5. The Roots - Things Fall Apart (1999)
Has there ever been a more serious-minded, more artistically questing hip-hop act than The Roots? Throughout Things Fall Apart there is constant tension between musicianship, high-level MCing, and beats so hard and substantial you could roller-skate on them - and the result is a recording that’s compelling, unsettling and immersive all at the same time.It goes without saying that vinyl’s facility with low-frequency detail and texture is perfectly suited to high-end hip-hop like this - but what’s equally striking about the way this album sounds on a record player is the relentless immediacy of the rapping in the mid-range. Black Thought bites off the words, chews them up and spits them out with complete commitment and striking urgency - only the vinyl format is able to give complete expression to his concerns.
6. 10,000 Maniacs - Our Time in Eden (1992)
10,000 Maniacs’ fifth album is a perfect aural illustration of the moment when the late-80s American Indie movement (of which R.E.M. were the unarguable poster child) tipped into the mainstream. Wide-eyed, sincere, and so authentic it’s enough to give you a nosebleed, Our Time in Eden captures the exact moment a band who were expected to make a meaningful commercial case for themselves fell just short.
This is a carefully produced record in any case, one with the sort of quality of songwriting (and the sonic priorities) that makes it a complete joy on vinyl. Natalie Merchant’s vocals, her purity of tone, take the spotlight both figuratively and literally - on a sympathetic set-up there’s a torrent of detail revealed about her phrasing and her breath control. No other format delivers the human elements of a recording so well.
7. Four Tet - There is Love in You (2010)
On the face of it, Kieran Hebden’s releases as Four Tet are straightforward. Simple, even. A politely attacking beat, some glitchy electronics and a fractured riff of some description… then repeat to fade. But listen a little more closely - the subtlety, the careful layering and interlocking of sounds, and the stealthy hooks will have these pieces lodged in your subconscious for months. Years, sometimes.
There is Love in You is one of his prettiest recordings, and that’s meant in an entirely positive way. The aural collages are delivered as a unified whole when heard on vinyl, the beats are weightier and more serious-minded, and the occasional flashes of an acoustic instrument - guitars, ocarinas, hammered dulcimers - sound glaringly real against their processed backdrops. Proof positive that electronic music can be every bit as emotive as any other type.
8. Daniel Avery - Song for Alpha (2018)
A record in which Bournemouth’s most renowned (unless you know otherwise) DJ and producer dials down the Big Night Out energy in favour of some precise, superior machine-funk with very few sharp edges. Song for Alpha may have its moments of understatement and distance, but it’s always inventive and always quite coercive. These are characteristics that vinyl brings into sharp focus.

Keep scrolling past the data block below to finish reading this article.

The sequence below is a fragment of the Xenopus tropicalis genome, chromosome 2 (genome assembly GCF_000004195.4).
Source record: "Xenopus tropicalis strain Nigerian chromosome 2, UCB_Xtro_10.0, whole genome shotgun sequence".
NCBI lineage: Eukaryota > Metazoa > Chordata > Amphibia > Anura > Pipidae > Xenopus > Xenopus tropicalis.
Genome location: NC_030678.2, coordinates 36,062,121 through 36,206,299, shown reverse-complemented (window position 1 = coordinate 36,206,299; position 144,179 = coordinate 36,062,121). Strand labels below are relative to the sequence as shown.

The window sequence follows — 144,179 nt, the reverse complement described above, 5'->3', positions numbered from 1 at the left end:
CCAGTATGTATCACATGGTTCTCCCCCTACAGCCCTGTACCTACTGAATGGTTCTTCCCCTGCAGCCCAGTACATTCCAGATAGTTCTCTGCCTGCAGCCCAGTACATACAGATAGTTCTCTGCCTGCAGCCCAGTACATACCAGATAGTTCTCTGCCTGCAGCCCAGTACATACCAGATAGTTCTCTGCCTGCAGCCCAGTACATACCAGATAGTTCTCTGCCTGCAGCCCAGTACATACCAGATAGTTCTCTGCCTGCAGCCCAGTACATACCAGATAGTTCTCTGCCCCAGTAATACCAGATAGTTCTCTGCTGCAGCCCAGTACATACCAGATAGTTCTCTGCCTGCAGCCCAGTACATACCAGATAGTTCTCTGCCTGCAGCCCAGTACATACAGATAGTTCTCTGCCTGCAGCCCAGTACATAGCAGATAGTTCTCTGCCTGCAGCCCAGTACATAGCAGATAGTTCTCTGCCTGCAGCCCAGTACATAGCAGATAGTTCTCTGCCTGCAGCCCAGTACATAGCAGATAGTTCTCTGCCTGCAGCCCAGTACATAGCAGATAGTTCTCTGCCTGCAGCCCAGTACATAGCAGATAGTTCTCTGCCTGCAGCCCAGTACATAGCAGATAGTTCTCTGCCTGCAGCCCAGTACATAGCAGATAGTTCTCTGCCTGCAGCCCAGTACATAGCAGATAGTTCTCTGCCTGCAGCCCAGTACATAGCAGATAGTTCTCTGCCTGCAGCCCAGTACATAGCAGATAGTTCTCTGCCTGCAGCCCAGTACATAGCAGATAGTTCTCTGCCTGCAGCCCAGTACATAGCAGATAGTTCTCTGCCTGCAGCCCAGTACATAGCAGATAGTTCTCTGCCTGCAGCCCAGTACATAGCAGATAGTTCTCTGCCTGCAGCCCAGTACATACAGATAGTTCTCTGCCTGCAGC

When it comes to straight-edged, clean management of rhythms and tempos, vinyl is untouchable. And the well-controlled aggression of Avery’s arrangements is given exactly the correct amount of heat and drive when it’s committed to vinyl - everything flows.
9. The Upsetters - Super Ape (1976)
‘Dub it up’, advises the sleeve to Super Ape, ‘blacker than dread’. And it’s true: Super Ape is a none-more-black, none-more-dubby journey into the remarkable mind of producer and chief Upsetter Lee ‘Scratch’ Perry. Never before or since has a dub reggae recording been so wide open, so bone-dry yet drenched in reverb, so reliant on the spaces between sounds, so singular in the sounds it deploys.
Really, vinyl is the only way to hear Super Ape. It makes the most of the echoing, endlessly repeating percussive elements, gives authentic weight and momentum to the subterranean bass lines, and allows the occasional vocal contributions all the space in the murky mix they need. Whether or not you’ll have the energy to get up and turn the record over when it reaches the end of side one is a genuine question, mind you...
10. Kanye West - 808s and Heartbreak (2008)
It would be easy to lay the blame of a decade’s-worth of Auto Tune abuse at the door of Kanye West and 808s and Heartbreak - so why not? West’s decision to sing his endless litany of complaints rather than rap them, and then to Auto Tune his vocals into something passably in key, gave carte blanche to a whole host of less talented arrangers and producers (although, admittedly, generally better singers) to bring the technology to an ungodly level of ubiquity.
But having said that, there’s no denying the sonic vigour of this album. On vinyl it sounds extraordinarily chilly and precise, like Kraftwerk if they’d grown up on a diet of MTV. The mechanised rhythms and razor-edged percussive elements, in particular, demonstrate vinyl’s facility for speed and accuracy beautifully.